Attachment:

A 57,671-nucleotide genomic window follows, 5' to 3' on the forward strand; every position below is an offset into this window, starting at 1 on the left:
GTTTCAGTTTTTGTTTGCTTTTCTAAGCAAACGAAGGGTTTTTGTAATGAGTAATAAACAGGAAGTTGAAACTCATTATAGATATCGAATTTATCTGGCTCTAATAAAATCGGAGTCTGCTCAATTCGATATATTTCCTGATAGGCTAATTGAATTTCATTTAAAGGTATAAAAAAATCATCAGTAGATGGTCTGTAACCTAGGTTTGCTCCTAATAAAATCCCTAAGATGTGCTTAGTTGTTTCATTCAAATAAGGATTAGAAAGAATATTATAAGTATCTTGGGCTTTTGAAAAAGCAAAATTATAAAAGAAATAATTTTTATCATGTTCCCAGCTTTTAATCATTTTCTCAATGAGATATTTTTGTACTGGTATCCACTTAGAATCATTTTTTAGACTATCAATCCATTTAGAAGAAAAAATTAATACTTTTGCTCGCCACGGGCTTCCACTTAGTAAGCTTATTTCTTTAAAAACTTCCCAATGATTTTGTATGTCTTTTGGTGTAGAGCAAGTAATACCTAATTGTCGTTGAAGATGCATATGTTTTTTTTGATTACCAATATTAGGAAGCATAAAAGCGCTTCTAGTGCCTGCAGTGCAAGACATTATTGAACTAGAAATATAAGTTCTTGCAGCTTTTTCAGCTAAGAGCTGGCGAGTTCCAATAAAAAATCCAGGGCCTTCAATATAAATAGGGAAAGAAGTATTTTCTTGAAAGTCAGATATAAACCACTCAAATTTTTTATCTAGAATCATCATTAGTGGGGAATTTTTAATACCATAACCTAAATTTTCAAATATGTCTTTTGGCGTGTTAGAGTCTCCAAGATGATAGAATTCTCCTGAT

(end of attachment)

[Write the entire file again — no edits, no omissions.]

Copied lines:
A 57,671-nucleotide genomic window follows, 5' to 3' on the forward strand; every position below is an offset into this window, starting at 1 on the left:
GTTTCAGTTTTTGTTTGCTTTTCTAAGCAAACGAAGGGTTTTTGTAATGAGTAATAAACAGGAAGTTGAAACTCATTATAGATATCGAATTTATCTGGCTCTAATAAAATCGGAGTCTGCTCAATTCGATATATTTCCTGATAGGCTAATTGAATTTCATTTAAAGGTATAAAAAAATCATCAGTAGATGGTCTGTAACCTAGGTTTGCTCCTAATAAAATCCCTAAGATGTGCTTAGTTGTTTCATTCAAATAAGGATTAGAAAGAATATTATAAGTATCTTGGGCTTTTGAAAAAGCAAAATTATAAAAGAAATAATTTTTATCATGTTCCCAGCTTTTAATCATTTTCTCAATGAGATATTTTTGTACTGGTATCCACTTAGAATCATTTTTTAGACTATCAATCCATTTAGAAGAAAAAATTAATACTTTTGCTCGCCACGGGCTTCCACTTAGTAAGCTTATTTCTTTAAAAACTTCCCAATGATTTTGTATGTCTTTTGGTGTAGAGCAAGTAATACCTAATTGTCGTTGAAGATGCATATGTTTTTTTTGATTACCAATATTAGGAAGCATAAAAGCGCTTCTAGTGCCTGCAGTGCAAGACATTATTGAACTAGAAATATAAGTTCTTGCAGCTTTTTCAGCTAAGAGCTGGCGAGTTCCAATAAAAAATCCAGGGCCTTCAATATAAATAGGGAAAGAAGTATTTTCTTGAAAGTCAGATATAAACCACTCAAATTTTTTATCTAGAATCATCATTAGTGGGGAATTTTTAATACCATAACCTAAATTTTCAAATATGTCTTTTGGCGTGTTAGAGTCTCCAAGATGATAGAATTCTCCTGAT